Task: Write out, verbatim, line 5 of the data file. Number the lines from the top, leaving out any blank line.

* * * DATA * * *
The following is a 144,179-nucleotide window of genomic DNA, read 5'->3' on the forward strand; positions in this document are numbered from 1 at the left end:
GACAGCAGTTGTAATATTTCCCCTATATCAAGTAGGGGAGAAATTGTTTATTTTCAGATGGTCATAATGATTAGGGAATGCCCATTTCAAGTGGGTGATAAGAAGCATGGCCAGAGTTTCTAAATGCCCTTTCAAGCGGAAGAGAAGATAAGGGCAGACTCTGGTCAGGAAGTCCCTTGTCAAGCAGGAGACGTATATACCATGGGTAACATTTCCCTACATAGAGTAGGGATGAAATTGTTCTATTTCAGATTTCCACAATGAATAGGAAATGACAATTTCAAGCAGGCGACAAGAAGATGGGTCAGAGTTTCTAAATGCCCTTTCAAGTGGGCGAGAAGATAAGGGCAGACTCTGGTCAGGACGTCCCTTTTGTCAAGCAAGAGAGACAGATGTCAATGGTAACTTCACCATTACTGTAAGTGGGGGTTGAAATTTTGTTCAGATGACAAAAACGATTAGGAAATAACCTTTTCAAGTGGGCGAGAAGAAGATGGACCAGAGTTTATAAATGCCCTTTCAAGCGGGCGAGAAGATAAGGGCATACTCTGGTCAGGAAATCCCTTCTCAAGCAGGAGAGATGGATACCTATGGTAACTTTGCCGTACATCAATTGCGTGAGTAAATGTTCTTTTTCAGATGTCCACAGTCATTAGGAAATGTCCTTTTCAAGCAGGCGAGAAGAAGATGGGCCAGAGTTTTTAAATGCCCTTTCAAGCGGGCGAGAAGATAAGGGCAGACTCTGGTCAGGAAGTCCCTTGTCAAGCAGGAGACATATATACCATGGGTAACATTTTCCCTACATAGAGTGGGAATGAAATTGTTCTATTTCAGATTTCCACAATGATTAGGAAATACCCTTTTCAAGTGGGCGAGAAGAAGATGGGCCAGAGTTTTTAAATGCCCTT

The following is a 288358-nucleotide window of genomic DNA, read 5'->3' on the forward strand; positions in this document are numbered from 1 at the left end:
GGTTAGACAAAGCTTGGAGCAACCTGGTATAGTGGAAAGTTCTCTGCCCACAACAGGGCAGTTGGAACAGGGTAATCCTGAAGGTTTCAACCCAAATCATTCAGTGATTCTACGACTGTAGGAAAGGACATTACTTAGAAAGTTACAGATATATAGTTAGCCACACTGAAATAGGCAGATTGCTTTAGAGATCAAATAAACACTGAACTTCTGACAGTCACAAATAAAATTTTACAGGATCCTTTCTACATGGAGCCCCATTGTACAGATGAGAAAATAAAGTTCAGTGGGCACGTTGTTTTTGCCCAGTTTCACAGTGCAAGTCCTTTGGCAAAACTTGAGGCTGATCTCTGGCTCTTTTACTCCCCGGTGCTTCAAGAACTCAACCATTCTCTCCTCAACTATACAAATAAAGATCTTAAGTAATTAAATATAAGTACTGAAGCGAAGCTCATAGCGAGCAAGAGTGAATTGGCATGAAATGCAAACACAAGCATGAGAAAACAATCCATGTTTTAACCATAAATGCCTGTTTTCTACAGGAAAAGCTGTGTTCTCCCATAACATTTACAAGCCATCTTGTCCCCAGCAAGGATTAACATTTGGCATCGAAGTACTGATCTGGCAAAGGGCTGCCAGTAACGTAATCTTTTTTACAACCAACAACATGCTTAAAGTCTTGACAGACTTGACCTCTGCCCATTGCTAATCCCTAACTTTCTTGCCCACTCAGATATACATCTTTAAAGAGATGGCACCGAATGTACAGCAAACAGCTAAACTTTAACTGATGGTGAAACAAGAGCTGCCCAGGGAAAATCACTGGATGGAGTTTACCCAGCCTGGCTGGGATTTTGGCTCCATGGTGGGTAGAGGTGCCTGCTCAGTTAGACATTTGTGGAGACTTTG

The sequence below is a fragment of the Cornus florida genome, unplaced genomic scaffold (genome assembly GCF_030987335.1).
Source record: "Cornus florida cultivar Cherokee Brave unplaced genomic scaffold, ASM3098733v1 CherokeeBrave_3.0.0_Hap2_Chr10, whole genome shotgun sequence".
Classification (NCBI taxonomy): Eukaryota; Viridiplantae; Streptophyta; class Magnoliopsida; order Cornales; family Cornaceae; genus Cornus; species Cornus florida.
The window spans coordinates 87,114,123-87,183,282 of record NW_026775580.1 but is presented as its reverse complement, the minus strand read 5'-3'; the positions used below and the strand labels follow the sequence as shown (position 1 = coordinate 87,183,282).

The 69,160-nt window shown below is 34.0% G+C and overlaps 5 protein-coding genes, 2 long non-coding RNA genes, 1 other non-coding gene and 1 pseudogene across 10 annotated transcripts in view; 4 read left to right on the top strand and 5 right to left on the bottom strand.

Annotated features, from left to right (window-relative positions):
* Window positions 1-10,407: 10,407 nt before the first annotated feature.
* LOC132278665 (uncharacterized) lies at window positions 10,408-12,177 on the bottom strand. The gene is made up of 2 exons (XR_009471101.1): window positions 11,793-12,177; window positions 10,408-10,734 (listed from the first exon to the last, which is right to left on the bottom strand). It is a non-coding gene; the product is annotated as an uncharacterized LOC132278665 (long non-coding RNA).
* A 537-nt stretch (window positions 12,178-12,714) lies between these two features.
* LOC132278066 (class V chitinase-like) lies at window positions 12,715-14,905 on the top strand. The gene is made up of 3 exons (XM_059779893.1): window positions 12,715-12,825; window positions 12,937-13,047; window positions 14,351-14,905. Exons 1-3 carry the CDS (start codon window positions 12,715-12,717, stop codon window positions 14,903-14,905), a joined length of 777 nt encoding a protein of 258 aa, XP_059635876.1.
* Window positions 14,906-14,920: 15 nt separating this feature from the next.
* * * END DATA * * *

The sequence below is a fragment of the Cornus florida genome, unplaced genomic scaffold (genome assembly GCF_030987335.1).